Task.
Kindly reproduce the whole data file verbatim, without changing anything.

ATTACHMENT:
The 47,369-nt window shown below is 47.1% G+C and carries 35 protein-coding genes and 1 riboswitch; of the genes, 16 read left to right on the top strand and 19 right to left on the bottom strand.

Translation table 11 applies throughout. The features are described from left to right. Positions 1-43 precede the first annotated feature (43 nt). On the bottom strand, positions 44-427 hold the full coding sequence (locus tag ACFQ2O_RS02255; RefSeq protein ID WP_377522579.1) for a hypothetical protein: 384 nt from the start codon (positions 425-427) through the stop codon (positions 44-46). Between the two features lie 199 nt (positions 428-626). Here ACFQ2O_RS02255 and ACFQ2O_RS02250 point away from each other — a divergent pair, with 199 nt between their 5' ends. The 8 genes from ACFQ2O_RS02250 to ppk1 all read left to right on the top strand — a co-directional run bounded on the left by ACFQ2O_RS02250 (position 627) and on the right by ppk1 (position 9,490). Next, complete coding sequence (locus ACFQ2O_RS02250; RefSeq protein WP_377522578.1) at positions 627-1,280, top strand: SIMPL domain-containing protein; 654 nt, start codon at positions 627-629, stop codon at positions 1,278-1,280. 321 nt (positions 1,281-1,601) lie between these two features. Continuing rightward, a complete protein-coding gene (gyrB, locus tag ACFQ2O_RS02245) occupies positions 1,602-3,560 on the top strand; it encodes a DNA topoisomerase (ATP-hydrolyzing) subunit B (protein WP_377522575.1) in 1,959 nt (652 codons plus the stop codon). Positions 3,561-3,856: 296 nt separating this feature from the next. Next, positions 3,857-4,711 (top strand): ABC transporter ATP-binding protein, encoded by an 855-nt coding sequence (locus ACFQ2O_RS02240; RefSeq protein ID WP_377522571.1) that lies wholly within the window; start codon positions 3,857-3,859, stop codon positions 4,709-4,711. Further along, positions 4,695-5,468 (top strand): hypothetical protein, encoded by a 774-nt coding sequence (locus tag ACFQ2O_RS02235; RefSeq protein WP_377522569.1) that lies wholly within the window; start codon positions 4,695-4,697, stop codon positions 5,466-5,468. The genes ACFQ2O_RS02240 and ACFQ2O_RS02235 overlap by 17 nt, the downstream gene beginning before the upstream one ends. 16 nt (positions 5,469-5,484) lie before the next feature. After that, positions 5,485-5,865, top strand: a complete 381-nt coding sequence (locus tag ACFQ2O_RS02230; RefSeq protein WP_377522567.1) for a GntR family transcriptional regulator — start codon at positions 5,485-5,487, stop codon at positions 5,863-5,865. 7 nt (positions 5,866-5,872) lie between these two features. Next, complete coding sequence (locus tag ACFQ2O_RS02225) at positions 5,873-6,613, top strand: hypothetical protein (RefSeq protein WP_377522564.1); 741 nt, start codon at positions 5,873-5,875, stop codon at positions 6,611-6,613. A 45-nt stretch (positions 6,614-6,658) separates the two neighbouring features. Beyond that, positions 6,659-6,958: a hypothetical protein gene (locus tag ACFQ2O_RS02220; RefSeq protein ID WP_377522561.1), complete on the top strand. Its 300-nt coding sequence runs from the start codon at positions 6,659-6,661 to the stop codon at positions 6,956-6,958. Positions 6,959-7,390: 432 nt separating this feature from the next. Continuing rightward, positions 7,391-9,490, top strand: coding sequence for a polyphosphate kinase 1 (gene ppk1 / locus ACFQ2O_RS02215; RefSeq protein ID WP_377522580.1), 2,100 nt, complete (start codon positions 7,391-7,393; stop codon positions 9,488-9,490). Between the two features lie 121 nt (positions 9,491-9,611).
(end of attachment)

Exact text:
The 47,369-nt window shown below is 47.1% G+C and carries 35 protein-coding genes and 1 riboswitch; of the genes, 16 read left to right on the top strand and 19 right to left on the bottom strand.

Translation table 11 applies throughout. The features are described from left to right. Positions 1-43 precede the first annotated feature (43 nt). On the bottom strand, positions 44-427 hold the full coding sequence (locus tag ACFQ2O_RS02255; RefSeq protein ID WP_377522579.1) for a hypothetical protein: 384 nt from the start codon (positions 425-427) through the stop codon (positions 44-46). Between the two features lie 199 nt (positions 428-626). Here ACFQ2O_RS02255 and ACFQ2O_RS02250 point away from each other — a divergent pair, with 199 nt between their 5' ends. The 8 genes from ACFQ2O_RS02250 to ppk1 all read left to right on the top strand — a co-directional run bounded on the left by ACFQ2O_RS02250 (position 627) and on the right by ppk1 (position 9,490). Next, complete coding sequence (locus ACFQ2O_RS02250; RefSeq protein WP_377522578.1) at positions 627-1,280, top strand: SIMPL domain-containing protein; 654 nt, start codon at positions 627-629, stop codon at positions 1,278-1,280. 321 nt (positions 1,281-1,601) lie between these two features. Continuing rightward, a complete protein-coding gene (gyrB, locus tag ACFQ2O_RS02245) occupies positions 1,602-3,560 on the top strand; it encodes a DNA topoisomerase (ATP-hydrolyzing) subunit B (protein WP_377522575.1) in 1,959 nt (652 codons plus the stop codon). Positions 3,561-3,856: 296 nt separating this feature from the next. Next, positions 3,857-4,711 (top strand): ABC transporter ATP-binding protein, encoded by an 855-nt coding sequence (locus ACFQ2O_RS02240; RefSeq protein ID WP_377522571.1) that lies wholly within the window; start codon positions 3,857-3,859, stop codon positions 4,709-4,711. Further along, positions 4,695-5,468 (top strand): hypothetical protein, encoded by a 774-nt coding sequence (locus tag ACFQ2O_RS02235; RefSeq protein WP_377522569.1) that lies wholly within the window; start codon positions 4,695-4,697, stop codon positions 5,466-5,468. The genes ACFQ2O_RS02240 and ACFQ2O_RS02235 overlap by 17 nt, the downstream gene beginning before the upstream one ends. 16 nt (positions 5,469-5,484) lie before the next feature. After that, positions 5,485-5,865, top strand: a complete 381-nt coding sequence (locus tag ACFQ2O_RS02230; RefSeq protein WP_377522567.1) for a GntR family transcriptional regulator — start codon at positions 5,485-5,487, stop codon at positions 5,863-5,865. 7 nt (positions 5,866-5,872) lie between these two features. Next, complete coding sequence (locus tag ACFQ2O_RS02225) at positions 5,873-6,613, top strand: hypothetical protein (RefSeq protein WP_377522564.1); 741 nt, start codon at positions 5,873-5,875, stop codon at positions 6,611-6,613. A 45-nt stretch (positions 6,614-6,658) separates the two neighbouring features. Beyond that, positions 6,659-6,958: a hypothetical protein gene (locus tag ACFQ2O_RS02220; RefSeq protein ID WP_377522561.1), complete on the top strand. Its 300-nt coding sequence runs from the start codon at positions 6,659-6,661 to the stop codon at positions 6,956-6,958. Positions 6,959-7,390: 432 nt separating this feature from the next. Continuing rightward, positions 7,391-9,490, top strand: coding sequence for a polyphosphate kinase 1 (gene ppk1 / locus ACFQ2O_RS02215; RefSeq protein ID WP_377522580.1), 2,100 nt, complete (start codon positions 7,391-7,393; stop codon positions 9,488-9,490). Between the two features lie 121 nt (positions 9,491-9,611).